To identify what targets are managed, the following SQL can be used:

SELECT ENTITY_TYPE, ENTITY_NAME, DISPLAY_NAME FROM EM_MANAGEABLE_ENTITIES 
WHERE ENTITY_TYPE='oracle_database' and promote_status=3 and manage_status=‘2';

The SQL above will provide you with the target type (entity_type), name (entity_name), and display name (display_name). These three columns are important because they directly correlate to what you will see in OEM. About 90% of the screen in OEM use the display_name column. The other 10% of the screens use the entity_name. When you start renaming, you will want these names to match, just keep in mind they may not over the long haul.

Now, back to the code in the EM_TARGET package. When renaming targets, some target will report back that the target cannot be changed. This is due to the target already being managed by OEM. In order to by-pass this, you need to update the EM_TARGET package body and comment out a small set of code (make sure you back up the package before doing anything). The lines of code that need to be commented out are between 8028 and 8035.

-- we will implement rename of agent side targets when it is fully
     -- supported by agent
    --IF ( l_trec.manage_status = MANAGE_STATUS_MANAGED AND
    --     l_trec.emd_url IS NOT NULL) 
    --THEN
    --  raise_application_error(MGMT_GLOBAL.INVALID_PARAMS_ERR,
    --      MGMT_GLOBAL.INVALID_PARAMS_ERR||' Not allowed') ;
    --END IF ;

After commenting out these lines of code, recompile the package. Then you will be able to rename repository targets using EMCLI even though they are already managed targets. This will effect the entity_name column and allow you to update the other 10% of pages that are not immediately changed.
 
Another way to change names of targets once the EM_TARGET package has been updated, is to use SQL to make the changes.

exec sysman.em_target.rename_target(target_type, current_name, new_name, new_name);
commit;

Once the commit has happened, then the OEM pages can be refreshed and the new entity_name will be displayed.

Well, I hope this has provided you some explanation on how to change existing targets within the EM framework.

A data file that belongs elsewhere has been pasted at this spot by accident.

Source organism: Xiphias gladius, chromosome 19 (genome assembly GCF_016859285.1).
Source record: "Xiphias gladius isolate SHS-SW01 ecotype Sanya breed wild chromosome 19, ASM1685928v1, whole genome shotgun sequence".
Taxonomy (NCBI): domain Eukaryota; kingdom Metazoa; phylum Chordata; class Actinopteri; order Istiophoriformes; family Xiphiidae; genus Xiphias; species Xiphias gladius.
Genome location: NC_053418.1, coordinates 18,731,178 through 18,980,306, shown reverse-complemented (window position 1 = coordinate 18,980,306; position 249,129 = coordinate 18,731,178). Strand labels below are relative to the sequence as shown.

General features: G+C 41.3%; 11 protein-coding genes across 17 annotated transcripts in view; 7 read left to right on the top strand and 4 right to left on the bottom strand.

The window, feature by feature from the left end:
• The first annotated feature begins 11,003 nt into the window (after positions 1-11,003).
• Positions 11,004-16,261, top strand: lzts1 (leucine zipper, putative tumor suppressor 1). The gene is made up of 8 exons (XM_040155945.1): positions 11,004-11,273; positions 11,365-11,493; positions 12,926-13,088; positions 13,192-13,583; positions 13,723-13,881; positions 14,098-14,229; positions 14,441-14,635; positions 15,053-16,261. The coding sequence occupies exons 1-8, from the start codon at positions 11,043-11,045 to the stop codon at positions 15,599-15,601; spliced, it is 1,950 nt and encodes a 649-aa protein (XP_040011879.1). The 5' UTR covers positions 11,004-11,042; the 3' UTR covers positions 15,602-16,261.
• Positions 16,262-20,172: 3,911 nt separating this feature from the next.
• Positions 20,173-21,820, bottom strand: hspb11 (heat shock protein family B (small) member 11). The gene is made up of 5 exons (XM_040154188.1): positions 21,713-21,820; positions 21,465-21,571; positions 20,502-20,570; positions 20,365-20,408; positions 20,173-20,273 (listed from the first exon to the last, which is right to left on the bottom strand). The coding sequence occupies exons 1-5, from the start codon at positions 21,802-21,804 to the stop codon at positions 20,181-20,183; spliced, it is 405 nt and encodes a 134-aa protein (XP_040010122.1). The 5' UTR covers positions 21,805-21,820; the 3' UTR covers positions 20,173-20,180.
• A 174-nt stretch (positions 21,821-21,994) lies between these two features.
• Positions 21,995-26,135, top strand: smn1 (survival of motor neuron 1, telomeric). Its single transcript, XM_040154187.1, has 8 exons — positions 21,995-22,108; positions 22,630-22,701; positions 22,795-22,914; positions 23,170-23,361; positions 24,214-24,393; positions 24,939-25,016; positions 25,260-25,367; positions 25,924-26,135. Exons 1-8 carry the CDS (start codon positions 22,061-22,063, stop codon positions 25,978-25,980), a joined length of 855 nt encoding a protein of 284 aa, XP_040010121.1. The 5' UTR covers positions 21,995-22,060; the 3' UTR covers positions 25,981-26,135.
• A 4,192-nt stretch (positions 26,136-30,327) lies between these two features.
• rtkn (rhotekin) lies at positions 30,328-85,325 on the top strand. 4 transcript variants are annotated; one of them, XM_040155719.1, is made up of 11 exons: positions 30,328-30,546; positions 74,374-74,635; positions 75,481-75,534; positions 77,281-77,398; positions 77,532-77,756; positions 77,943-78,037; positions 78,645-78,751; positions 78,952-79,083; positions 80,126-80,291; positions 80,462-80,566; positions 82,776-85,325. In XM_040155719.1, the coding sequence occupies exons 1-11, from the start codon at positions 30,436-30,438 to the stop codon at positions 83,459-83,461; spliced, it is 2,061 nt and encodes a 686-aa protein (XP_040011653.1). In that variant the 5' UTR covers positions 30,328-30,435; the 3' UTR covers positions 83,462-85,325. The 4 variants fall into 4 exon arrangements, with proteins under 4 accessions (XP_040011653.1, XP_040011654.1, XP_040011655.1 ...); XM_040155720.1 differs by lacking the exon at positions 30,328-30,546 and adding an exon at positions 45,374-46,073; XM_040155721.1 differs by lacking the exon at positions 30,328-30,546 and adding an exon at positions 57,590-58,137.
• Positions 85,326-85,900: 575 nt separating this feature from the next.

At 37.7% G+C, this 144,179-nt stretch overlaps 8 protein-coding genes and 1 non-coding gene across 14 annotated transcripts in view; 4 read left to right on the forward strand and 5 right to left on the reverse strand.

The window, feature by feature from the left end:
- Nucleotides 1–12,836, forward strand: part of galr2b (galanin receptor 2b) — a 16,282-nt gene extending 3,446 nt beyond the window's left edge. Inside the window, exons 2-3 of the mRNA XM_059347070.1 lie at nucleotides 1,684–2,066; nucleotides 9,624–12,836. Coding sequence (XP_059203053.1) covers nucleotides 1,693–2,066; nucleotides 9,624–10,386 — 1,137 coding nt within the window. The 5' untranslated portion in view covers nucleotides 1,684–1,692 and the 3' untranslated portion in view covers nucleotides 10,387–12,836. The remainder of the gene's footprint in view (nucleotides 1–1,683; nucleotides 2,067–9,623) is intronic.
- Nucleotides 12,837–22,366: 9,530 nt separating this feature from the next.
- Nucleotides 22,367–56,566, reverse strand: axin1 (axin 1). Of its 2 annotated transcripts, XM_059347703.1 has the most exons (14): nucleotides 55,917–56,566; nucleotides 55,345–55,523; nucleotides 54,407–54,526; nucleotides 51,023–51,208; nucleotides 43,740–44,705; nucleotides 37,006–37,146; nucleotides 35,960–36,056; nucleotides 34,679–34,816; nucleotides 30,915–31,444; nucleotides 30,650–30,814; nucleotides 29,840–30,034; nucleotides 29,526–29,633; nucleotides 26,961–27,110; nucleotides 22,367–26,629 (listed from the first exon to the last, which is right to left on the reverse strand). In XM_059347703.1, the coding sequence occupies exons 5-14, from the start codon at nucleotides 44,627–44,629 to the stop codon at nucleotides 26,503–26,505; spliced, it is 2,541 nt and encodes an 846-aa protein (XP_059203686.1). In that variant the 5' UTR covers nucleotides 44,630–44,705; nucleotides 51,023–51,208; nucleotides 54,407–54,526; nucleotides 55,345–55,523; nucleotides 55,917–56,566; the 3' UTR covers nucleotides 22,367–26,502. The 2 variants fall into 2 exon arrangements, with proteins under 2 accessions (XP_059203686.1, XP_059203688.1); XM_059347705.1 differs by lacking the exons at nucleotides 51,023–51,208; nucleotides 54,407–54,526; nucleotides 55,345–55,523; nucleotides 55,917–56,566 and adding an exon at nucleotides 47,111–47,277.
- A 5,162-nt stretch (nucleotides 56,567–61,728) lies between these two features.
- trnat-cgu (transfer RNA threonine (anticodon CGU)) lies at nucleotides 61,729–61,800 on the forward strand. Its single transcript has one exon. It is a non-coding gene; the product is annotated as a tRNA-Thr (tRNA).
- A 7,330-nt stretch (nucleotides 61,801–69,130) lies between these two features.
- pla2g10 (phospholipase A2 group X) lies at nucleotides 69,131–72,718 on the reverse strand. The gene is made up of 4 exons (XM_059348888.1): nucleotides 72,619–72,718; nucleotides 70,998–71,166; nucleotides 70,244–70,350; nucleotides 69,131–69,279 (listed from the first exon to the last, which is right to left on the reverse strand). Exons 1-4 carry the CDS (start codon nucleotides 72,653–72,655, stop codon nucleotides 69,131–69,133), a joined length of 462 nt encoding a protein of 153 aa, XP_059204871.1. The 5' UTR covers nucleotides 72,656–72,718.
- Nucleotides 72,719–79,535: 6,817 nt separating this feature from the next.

Enjoy!

about.me: http://about.me/dbasolved


Filed under: EMCLI, OEM
Categories: DBA Blogs

Recover from ORA-01172 & ORA-01151

Tue, 2016-01-19 07:48

This morning I was working on an Oracle Management Repository (OMR) for a test Enterprise Manager that is used by a few consultants I work with. When I logged into the box, I found that the OMR was down. When I went to start the database, I was greeted with ORA-01172 and ORA-01151.

These errors basically say:

ORA-01172 – recovery of thread % stuck at block % of file %
ORA-01151 – use media recovery to recover block, restore backup if needed

So how do I recover from this. The solution is simple, I just needed to perform the following steps:

1. Shutdown the database

SQL> shutdown immediate;
ORA-01109: database not open
Database dismounted.
ORACLE instance shut down.

2. Mount the database

SQL> startup mount;
ORACLE instance started.
Total System Global Area 1.0033E+10 bytes
Fixed Size 2934696 bytes
Variable Size 1677723736 bytes
Database Buffers 8321499136 bytes
Redo Buffers 30617600 bytes
Database mounted.

3. Recover the database

SQL> recover database;
Media recovery complete.

4. Open the database with “alter database”

SQL> alter database open;
Database altered.

At this point, you should be able to access the database (OMR) and then have the EM environment up and running.

Enjoy!

about.me:http://about.me/dbasolved


Filed under: Database
Categories: DBA Blogs

Defining Resources in #GoldenGate Studio 12c

Fri, 2016-01-15 16:12

As I’ve been working with the beta of GoldenGate Studio 12c, I have tried to do simple things to see what will break and what is needed to make the process work. One of the things that I lilke about the studio is that prior to creating any solutions, mappings or projects, you can define what databases and GoldenGate instances will be used during the design process. What I want to show you in this blog post is how to create the database resource and the GoldenGate instance resource.